If you like risk, ignore the fundamentals

In late 1999, plans don’t need a sound business model to attract capital. Plans with no business fundamentals and inexperienced 27-year-old management are raising money with valuations of $12 million. The IPO market is also going crazy: WebVan just went public on revenues of $395,000, losses of $35.1 million, and they have a market capitalization of $8.45 billion.

The market’s faith is keeping these valuations afloat, betting that (a) losing huge money building a brand will someday turn into much huger profits; and (b) someone will buy the business for its strategic/intangible value, rather than its cash-generating value.

If you’re comfortable making those bets, go for it. And of the 60,000 companies started this year, one or two will likely see those bets pay off.

Know why customers stay

If you show growing revenues year after year, but your customers have no natural reason to stay with you beyond a single purchase or two, think through why you expect the revenue number to grow. Are you somehow encouraging more purchases, or are you managing to attract completely new customers to fill the shoes of old ones?

Prepare to throw several ideas away

Discard non-superb ideas, ruthlessly. VC firms read 10,000 business plans a year to find 20 good investments. Warren Buffet waits years to find a single investment that meets his standards. You’re investing your time, energy, and reputation for years. You own it to yourself to have high standards.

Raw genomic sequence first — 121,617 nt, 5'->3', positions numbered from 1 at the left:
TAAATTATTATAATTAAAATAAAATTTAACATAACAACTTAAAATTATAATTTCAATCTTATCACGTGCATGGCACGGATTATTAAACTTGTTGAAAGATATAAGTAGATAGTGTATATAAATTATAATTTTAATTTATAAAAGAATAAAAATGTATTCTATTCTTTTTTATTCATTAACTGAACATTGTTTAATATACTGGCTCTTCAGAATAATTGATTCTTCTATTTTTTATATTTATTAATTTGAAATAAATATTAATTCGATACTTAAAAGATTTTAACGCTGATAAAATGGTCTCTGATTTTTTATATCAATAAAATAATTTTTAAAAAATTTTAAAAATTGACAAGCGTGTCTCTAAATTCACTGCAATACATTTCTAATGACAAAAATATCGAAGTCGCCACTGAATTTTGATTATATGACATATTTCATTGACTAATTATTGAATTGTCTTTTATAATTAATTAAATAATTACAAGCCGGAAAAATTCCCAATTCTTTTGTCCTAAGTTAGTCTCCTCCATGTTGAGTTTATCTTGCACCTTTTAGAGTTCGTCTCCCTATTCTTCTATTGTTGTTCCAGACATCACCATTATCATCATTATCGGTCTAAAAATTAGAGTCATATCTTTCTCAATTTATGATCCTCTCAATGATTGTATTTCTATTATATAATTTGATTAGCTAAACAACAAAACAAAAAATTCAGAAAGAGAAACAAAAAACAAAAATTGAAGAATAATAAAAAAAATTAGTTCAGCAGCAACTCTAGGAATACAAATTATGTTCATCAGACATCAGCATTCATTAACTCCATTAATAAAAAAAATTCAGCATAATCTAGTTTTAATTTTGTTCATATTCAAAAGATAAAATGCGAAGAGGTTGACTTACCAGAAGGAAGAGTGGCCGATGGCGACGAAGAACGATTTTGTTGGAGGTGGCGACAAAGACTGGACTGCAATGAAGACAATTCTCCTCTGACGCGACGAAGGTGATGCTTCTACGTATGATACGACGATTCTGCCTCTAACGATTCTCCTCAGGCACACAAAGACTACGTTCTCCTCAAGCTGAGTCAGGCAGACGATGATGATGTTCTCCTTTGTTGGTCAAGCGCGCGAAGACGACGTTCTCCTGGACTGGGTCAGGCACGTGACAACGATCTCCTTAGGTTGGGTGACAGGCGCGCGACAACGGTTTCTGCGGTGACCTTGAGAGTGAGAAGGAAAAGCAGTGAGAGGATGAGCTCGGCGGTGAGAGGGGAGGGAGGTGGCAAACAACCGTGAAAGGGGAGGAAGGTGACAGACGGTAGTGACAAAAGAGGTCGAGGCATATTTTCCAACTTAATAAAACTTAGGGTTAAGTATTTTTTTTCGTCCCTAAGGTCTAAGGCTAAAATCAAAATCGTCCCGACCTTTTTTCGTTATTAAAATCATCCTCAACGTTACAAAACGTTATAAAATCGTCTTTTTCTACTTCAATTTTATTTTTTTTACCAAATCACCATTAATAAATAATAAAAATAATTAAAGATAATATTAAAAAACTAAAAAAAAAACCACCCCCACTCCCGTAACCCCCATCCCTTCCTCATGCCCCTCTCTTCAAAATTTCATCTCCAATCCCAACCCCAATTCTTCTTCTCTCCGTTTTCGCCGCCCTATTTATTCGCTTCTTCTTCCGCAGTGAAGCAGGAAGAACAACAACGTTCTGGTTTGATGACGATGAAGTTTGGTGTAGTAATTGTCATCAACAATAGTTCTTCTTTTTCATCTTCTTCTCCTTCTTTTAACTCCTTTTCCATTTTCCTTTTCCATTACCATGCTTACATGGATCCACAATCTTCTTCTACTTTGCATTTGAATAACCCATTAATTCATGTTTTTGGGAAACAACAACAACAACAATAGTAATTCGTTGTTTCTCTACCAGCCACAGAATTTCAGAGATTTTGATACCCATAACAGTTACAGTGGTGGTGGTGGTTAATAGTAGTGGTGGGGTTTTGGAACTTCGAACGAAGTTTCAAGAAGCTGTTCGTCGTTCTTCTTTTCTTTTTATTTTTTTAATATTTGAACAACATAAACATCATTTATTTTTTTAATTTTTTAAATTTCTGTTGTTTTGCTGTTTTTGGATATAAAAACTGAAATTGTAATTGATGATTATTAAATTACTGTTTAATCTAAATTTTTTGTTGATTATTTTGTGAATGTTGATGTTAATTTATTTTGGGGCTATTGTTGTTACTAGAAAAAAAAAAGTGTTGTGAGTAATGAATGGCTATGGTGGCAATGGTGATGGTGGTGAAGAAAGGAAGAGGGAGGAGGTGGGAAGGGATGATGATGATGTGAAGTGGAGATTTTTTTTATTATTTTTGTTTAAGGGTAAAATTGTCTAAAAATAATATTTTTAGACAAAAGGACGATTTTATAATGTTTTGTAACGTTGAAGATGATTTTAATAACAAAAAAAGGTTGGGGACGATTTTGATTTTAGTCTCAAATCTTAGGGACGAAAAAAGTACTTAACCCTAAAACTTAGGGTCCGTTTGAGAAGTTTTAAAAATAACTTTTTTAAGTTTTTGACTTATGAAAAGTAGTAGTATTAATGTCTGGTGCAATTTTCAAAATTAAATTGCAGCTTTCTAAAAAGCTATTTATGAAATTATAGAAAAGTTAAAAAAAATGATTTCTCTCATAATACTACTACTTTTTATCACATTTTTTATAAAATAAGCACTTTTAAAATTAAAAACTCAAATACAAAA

Many entrepreneurs get an idea or two, latch onto them, and then rationalize away any serious holes in their plan. If you don’t go through a couple of ideas before settling on one, you’re either very lucky or your standards for a good opportunity are too low.

Research the competition, even in the pipeline

At the very least, do an internet search for similar ideas and companies. There are few things more embarrassing than presenting a business plan for a “new concept” only to find that concept up and running elsewhere.

And remember, there may be competitors who haven’t launched, yet. Have a plan to deal with the possibility that such competitors will crop up.

You always have competition.

Your competitors aren’t always in exactly the same business; they may not even be companies. Scott Cook, founder of Intuit (maker of Quicken) defines the competition for Quicken as being a pencil and paper checkbook. And using that definition, Scott has built a company that has dominated every financial software market it has entered.

To find your competition, ask the question: if people don’t have our product/service, what will they do instead to meet their needs? That is your competition.

Tips on Writing Your Plan

Let your elevator pitch drive…

This article is continued in the Entrepreneur’s Companion volume 1. Click here to purchase.

Hints on Writing Business Plans